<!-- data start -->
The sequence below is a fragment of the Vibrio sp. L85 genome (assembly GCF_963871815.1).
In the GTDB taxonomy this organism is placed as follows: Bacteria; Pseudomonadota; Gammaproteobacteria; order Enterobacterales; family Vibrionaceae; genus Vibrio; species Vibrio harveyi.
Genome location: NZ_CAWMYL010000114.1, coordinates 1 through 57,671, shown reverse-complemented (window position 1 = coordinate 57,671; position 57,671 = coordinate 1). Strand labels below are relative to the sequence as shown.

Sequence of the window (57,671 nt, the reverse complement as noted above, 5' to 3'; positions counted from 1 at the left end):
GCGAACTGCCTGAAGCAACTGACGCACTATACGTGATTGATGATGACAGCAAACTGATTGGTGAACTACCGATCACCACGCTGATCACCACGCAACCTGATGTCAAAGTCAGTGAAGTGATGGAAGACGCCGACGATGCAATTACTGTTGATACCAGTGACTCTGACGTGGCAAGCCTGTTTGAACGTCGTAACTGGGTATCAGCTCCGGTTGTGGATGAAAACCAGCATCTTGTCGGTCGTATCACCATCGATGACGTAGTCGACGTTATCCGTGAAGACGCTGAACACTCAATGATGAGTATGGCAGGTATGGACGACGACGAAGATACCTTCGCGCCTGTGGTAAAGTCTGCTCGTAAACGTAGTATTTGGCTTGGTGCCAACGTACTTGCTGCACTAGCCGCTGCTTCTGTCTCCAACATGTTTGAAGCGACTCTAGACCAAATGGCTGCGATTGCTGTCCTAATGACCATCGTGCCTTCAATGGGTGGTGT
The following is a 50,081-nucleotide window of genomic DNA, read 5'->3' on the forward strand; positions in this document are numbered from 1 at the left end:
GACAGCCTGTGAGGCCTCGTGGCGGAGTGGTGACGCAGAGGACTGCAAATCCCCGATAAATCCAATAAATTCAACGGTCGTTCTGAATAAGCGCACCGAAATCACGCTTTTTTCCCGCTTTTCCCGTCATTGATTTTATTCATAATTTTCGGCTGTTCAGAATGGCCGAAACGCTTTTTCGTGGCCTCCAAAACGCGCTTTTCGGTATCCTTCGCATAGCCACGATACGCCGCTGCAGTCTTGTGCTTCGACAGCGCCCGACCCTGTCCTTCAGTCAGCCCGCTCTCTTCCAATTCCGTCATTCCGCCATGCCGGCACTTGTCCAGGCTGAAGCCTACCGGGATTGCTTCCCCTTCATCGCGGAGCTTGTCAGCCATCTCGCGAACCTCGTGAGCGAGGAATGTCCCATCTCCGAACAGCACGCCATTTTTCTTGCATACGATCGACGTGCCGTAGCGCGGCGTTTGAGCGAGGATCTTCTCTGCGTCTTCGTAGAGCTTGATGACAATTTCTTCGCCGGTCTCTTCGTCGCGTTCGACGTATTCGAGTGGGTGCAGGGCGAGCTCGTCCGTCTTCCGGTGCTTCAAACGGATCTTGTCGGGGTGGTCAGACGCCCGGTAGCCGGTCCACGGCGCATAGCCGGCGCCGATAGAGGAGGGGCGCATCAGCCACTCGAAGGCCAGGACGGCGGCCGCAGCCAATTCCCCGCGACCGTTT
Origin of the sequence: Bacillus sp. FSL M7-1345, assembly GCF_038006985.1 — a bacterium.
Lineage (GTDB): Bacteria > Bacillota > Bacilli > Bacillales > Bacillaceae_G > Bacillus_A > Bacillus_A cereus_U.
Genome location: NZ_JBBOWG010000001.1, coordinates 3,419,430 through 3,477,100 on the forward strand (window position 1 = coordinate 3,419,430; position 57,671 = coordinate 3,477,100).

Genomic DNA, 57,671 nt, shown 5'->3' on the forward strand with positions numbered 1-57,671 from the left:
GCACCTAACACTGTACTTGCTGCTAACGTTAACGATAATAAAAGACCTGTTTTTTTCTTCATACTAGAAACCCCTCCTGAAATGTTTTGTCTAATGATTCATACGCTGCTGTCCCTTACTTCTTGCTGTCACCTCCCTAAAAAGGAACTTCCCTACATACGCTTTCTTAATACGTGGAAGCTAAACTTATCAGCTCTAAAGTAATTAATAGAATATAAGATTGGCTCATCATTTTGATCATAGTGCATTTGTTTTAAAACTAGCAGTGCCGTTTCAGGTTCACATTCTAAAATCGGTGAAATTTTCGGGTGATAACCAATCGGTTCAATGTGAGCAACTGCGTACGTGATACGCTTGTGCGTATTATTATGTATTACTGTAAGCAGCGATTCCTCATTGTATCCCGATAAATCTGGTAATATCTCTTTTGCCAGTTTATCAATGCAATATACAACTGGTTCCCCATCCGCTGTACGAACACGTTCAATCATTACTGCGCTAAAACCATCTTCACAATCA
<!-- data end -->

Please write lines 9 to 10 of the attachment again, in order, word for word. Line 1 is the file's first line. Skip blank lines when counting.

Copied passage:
Lineage (GTDB): Bacteria > Bacillota > Bacilli > Bacillales > Bacillaceae_G > Bacillus_A > Bacillus_A cereus_U.
Genome location: NZ_JBBOWG010000001.1, coordinates 3,419,430 through 3,477,100 on the forward strand (window position 1 = coordinate 3,419,430; position 57,671 = coordinate 3,477,100).